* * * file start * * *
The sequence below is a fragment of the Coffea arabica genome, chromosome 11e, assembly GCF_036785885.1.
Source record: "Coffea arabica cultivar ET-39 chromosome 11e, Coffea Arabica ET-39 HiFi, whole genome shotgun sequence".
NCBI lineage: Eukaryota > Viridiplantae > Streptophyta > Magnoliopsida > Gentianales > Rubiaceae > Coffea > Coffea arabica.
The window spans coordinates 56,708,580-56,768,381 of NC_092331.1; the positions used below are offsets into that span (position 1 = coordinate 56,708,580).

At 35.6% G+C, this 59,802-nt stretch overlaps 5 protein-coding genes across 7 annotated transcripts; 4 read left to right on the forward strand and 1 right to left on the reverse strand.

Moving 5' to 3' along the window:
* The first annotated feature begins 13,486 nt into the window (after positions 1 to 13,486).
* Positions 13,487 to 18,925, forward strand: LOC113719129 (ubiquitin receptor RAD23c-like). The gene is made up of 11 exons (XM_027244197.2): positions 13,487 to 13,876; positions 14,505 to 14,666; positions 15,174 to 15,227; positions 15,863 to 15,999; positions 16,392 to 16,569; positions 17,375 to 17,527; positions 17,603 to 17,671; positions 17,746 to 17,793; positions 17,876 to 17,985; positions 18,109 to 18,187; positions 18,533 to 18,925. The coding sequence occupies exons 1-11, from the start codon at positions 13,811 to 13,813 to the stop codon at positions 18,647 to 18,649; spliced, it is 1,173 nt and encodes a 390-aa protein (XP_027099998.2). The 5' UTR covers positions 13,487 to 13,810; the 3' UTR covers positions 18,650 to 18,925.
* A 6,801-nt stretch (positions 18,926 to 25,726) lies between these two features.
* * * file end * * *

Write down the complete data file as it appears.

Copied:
The sequence below is a fragment of the Coffea arabica genome, chromosome 11e, assembly GCF_036785885.1.
Source record: "Coffea arabica cultivar ET-39 chromosome 11e, Coffea Arabica ET-39 HiFi, whole genome shotgun sequence".
NCBI lineage: Eukaryota > Viridiplantae > Streptophyta > Magnoliopsida > Gentianales > Rubiaceae > Coffea > Coffea arabica.
The window spans coordinates 56,708,580-56,768,381 of NC_092331.1; the positions used below are offsets into that span (position 1 = coordinate 56,708,580).

At 35.6% G+C, this 59,802-nt stretch overlaps 5 protein-coding genes across 7 annotated transcripts; 4 read left to right on the forward strand and 1 right to left on the reverse strand.

Moving 5' to 3' along the window:
* The first annotated feature begins 13,486 nt into the window (after positions 1 to 13,486).
* Positions 13,487 to 18,925, forward strand: LOC113719129 (ubiquitin receptor RAD23c-like). The gene is made up of 11 exons (XM_027244197.2): positions 13,487 to 13,876; positions 14,505 to 14,666; positions 15,174 to 15,227; positions 15,863 to 15,999; positions 16,392 to 16,569; positions 17,375 to 17,527; positions 17,603 to 17,671; positions 17,746 to 17,793; positions 17,876 to 17,985; positions 18,109 to 18,187; positions 18,533 to 18,925. The coding sequence occupies exons 1-11, from the start codon at positions 13,811 to 13,813 to the stop codon at positions 18,647 to 18,649; spliced, it is 1,173 nt and encodes a 390-aa protein (XP_027099998.2). The 5' UTR covers positions 13,487 to 13,810; the 3' UTR covers positions 18,650 to 18,925.
* A 6,801-nt stretch (positions 18,926 to 25,726) lies between these two features.